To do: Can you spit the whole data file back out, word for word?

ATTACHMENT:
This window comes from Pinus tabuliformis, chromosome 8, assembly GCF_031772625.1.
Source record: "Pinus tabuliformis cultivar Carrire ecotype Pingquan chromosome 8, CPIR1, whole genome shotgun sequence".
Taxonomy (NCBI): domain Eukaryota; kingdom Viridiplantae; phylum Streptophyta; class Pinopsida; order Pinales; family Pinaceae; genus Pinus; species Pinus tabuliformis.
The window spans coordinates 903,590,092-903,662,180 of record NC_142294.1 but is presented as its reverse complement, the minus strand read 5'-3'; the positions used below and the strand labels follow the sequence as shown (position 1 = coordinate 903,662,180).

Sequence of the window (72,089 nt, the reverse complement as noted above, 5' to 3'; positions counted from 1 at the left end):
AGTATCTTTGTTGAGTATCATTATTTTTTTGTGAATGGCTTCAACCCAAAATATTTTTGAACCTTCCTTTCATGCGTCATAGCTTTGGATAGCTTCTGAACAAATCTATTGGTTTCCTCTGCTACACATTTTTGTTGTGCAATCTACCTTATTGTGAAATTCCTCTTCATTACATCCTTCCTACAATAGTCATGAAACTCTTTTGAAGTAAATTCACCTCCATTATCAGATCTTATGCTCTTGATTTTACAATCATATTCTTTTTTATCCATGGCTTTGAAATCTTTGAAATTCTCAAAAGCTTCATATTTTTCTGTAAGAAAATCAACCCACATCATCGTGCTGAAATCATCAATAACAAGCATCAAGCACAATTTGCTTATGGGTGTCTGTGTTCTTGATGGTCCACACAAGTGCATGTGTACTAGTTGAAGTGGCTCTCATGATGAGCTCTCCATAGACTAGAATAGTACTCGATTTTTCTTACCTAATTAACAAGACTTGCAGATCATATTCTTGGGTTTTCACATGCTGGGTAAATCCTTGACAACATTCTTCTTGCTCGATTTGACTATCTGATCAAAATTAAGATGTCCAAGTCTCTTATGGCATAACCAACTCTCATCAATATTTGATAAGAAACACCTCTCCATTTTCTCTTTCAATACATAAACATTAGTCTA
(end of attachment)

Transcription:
This window comes from Pinus tabuliformis, chromosome 8, assembly GCF_031772625.1.
Source record: "Pinus tabuliformis cultivar Carrire ecotype Pingquan chromosome 8, CPIR1, whole genome shotgun sequence".
Taxonomy (NCBI): domain Eukaryota; kingdom Viridiplantae; phylum Streptophyta; class Pinopsida; order Pinales; family Pinaceae; genus Pinus; species Pinus tabuliformis.
The window spans coordinates 903,590,092-903,662,180 of record NC_142294.1 but is presented as its reverse complement, the minus strand read 5'-3'; the positions used below and the strand labels follow the sequence as shown (position 1 = coordinate 903,662,180).

Sequence of the window (72,089 nt, the reverse complement as noted above, 5' to 3'; positions counted from 1 at the left end):
AGTATCTTTGTTGAGTATCATTATTTTTTTGTGAATGGCTTCAACCCAAAATATTTTTGAACCTTCCTTTCATGCGTCATAGCTTTGGATAGCTTCTGAACAAATCTATTGGTTTCCTCTGCTACACATTTTTGTTGTGCAATCTACCTTATTGTGAAATTCCTCTTCATTACATCCTTCCTACAATAGTCATGAAACTCTTTTGAAGTAAATTCACCTCCATTATCAGATCTTATGCTCTTGATTTTACAATCATATTCTTTTTTATCCATGGCTTTGAAATCTTTGAAATTCTCAAAAGCTTCATATTTTTCTGTAAGAAAATCAACCCACATCATCGTGCTGAAATCATCAATAACAAGCATCAAGCACAATTTGCTTATGGGTGTCTGTGTTCTTGATGGTCCACACAAGTGCATGTGTACTAGTTGAAGTGGCTCTCATGATGAGCTCTCCATAGACTAGAATAGTACTCGATTTTTCTTACCTAATTAACAAGACTTGCAGATCATATTCTTGGGTTTTCACATGCTGGGTAAATCCTTGACAACATTCTTCTTGCTCGATTTGACTATCTGATCAAAATTAAGATGTCCAAGTCTCTTATGGCATAACCAACTCTCATCAATATTTGATAAGAAACACCTCTCCATTTTCTCTTTCAATACATAAACATTAGTCTA